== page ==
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Fixed income
28 Nov 2019 | By Huw Davies

Credit where it’s due: The case against passives

An ETF is a deeply inefficient means of accessing credit exposure, or indeed any asset class in which there is a significant divergence in credit quality.

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Here, we explore the weaknesses in such an investment approach and the benefits of investing in an actively managed fund such as the Merian Corporate Bond Fund.

Credit quality

It is rarely touched upon but there is a major assumption when investing in any passive strategy; it is assumed that all names within the defined market are the same credit risk. The weightings in ETFs are, by definition, not based on credit quality but purely on the nominal size of bond issues within the index. If you were investing in, for example, a US Treasury Government Bond index, then that is a valid assumption as the credit quality is homogeneous across the index. But in a credit index this is simply not the case.

At the heart of the philosophy that underpins the Merian Corporate Bond Fund is a belief that the key to successful long-term investment in corporate bonds is to focus on generating incremental gains, and avoiding value-destructive defaults.  

Diversification 

Another assumption when investing in passive funds is that the vehicle will match the index by investing in all of its components. This isn’t the case as passive funds attempt to replicate the performance of the index by holding its main components but retain some margin for error. Unlike in an ETF, having a wide diversification of actively managed positions has a number of advantages:

  • The liquidity of individual positions relative to the fund is higher in a well-diversified fund.

A distinctive feature of the Merian Corporate Bond Fund approach is that we seek to deliver numerous, incremental gains, rather than aiming to achieve a smaller number of more significant wins. We believe that this approach helps us to avoid the need to take unnecessary or excessive portfolio risks. 

Changing circumstances 

The portfolio of names within the Merian Corporate Bond Fund is constantly monitored, unlike those in a passive fund:

  • Merian’s investment process constantly assesses all the names in the universe.
  • If fresh information about an issuer surfaces suggesting its credit quality is deteriorating then the fund will reconsider the investment and disinvest if it considers that deterioration to be sufficiently material.
  • A passive strategy will stay allocated to a deteriorating name until the worst happens and it is no longer in the index; an actively managed fund can get out quickly.

We believe our philosophy of strenuously seeking to avoid so-called “land mines” (bonds that may offer an attractive yield, but where the vulnerability to a deterioration in corporate or economic fundamentals would increase the likelihood of the issuer being unable to meet its obligations) has made a meaningful, positive contribution to performance. In a benign environment, ETFs have little to worry about; it is in more challenging circumstances that they can have a serious problem.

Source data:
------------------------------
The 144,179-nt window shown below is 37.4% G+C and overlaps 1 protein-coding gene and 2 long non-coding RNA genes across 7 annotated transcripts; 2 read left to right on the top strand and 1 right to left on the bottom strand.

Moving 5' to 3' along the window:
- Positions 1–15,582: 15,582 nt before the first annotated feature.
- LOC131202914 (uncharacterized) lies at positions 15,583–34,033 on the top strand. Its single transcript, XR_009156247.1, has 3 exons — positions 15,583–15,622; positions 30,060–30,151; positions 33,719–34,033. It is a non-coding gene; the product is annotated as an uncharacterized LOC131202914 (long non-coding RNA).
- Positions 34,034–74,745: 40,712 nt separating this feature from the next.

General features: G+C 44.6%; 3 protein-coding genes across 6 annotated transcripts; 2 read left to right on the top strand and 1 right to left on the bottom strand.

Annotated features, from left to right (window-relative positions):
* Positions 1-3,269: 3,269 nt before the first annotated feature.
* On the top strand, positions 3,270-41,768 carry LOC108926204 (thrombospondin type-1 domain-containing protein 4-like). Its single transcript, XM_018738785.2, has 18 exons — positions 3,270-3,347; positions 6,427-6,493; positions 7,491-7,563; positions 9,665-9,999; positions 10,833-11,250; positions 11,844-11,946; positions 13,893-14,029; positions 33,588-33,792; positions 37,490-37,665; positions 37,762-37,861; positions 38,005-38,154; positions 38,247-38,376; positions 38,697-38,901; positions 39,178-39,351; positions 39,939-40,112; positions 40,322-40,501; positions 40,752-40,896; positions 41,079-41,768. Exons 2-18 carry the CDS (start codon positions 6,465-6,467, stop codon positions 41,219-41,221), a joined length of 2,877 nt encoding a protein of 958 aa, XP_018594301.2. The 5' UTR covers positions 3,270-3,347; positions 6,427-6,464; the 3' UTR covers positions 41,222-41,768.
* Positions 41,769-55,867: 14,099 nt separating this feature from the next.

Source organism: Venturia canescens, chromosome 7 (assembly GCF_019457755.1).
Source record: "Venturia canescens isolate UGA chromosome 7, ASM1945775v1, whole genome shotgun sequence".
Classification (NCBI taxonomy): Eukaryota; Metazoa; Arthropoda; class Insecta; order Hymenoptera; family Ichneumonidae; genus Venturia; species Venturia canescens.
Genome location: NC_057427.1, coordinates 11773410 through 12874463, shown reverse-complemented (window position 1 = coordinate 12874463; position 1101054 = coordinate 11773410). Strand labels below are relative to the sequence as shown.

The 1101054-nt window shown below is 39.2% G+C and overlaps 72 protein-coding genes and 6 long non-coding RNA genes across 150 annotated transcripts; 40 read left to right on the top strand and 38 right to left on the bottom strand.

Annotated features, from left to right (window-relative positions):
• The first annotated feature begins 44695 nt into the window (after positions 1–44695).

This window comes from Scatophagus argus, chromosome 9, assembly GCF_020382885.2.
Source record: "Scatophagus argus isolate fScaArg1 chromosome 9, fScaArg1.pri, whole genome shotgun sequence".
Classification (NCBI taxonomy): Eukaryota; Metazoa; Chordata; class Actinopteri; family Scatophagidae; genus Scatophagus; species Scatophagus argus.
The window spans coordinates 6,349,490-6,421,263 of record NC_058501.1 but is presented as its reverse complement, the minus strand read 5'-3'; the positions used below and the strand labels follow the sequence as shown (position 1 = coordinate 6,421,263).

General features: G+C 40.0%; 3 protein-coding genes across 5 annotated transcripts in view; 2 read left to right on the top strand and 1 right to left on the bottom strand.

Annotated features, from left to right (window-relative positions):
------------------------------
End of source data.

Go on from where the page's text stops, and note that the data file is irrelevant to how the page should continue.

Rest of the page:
Relative value 

In an asset class where there is such a range of credit quality, there is a considerable benefit to allocating to the best relative value credits. ETFs don’t have this option; we do.

  • The means by which ETFs allocate is to buy tranches by credit rating, for example, a tranche of BBBs, a tranche for BBs etc. This means they have to buy what is available under each credit rating and that often ends up being the securities that active funds don’t want to buy. Passive funds are therefore forced into buying certain securities; we are not.

We do not believe that holding bonds from lower-rated issuers is worth the risk of permanent capital impairment in the event of a default. Conversely, we believe that a carefully managed sterling corporate bond portfolio can offer a significantly improved yield relative to gilts, as well as helping to enhance overall portfolio diversification. 

Bigger isn’t always more beautiful 

In passive equity funds, if a successful company outperforms relative to its peers its price would be expected to rise in relation to other companies, increasing its weighting in the index. In other words, an investor in an equity ETF fund would be increasingly backing the winners. By contrast, in a passive bond fund the highest allocations are to the companies running the highest level of nominal debt relative to their peers; this seems somewhat less appealing from an investors’ point of view.

 

The Merian Corporate Bond Fund is first quartile over one, three and six months, and one and three years. Its performance is ahead of its sector average – the IA Sterling Corporate Bond sector – and benchmark – the ICE BofAML Sterling Non-Gilt Index – since Lloyd Harris took on management of the fund in January 2015.[1]

% as at 31/10/19

1M

3M

6M

1Y

3Y

5Y*

Merian Corporate Bond Fund

0.2

2.0

7.1

10.5

15.3

25.9

ICE BofAML Sterling Non-Gilt Index

-0.4

1.2

5.5

9.2

13.4

29.7

IA Sterling Corporate Bond

-0.2

1.3

5.1

8.6

13.3

27.3

Quartile

1

1

1

1

1

3

* Lloyd Harris took over management of the fund on 1 December 2015.

[1] MGI 31/10/2019

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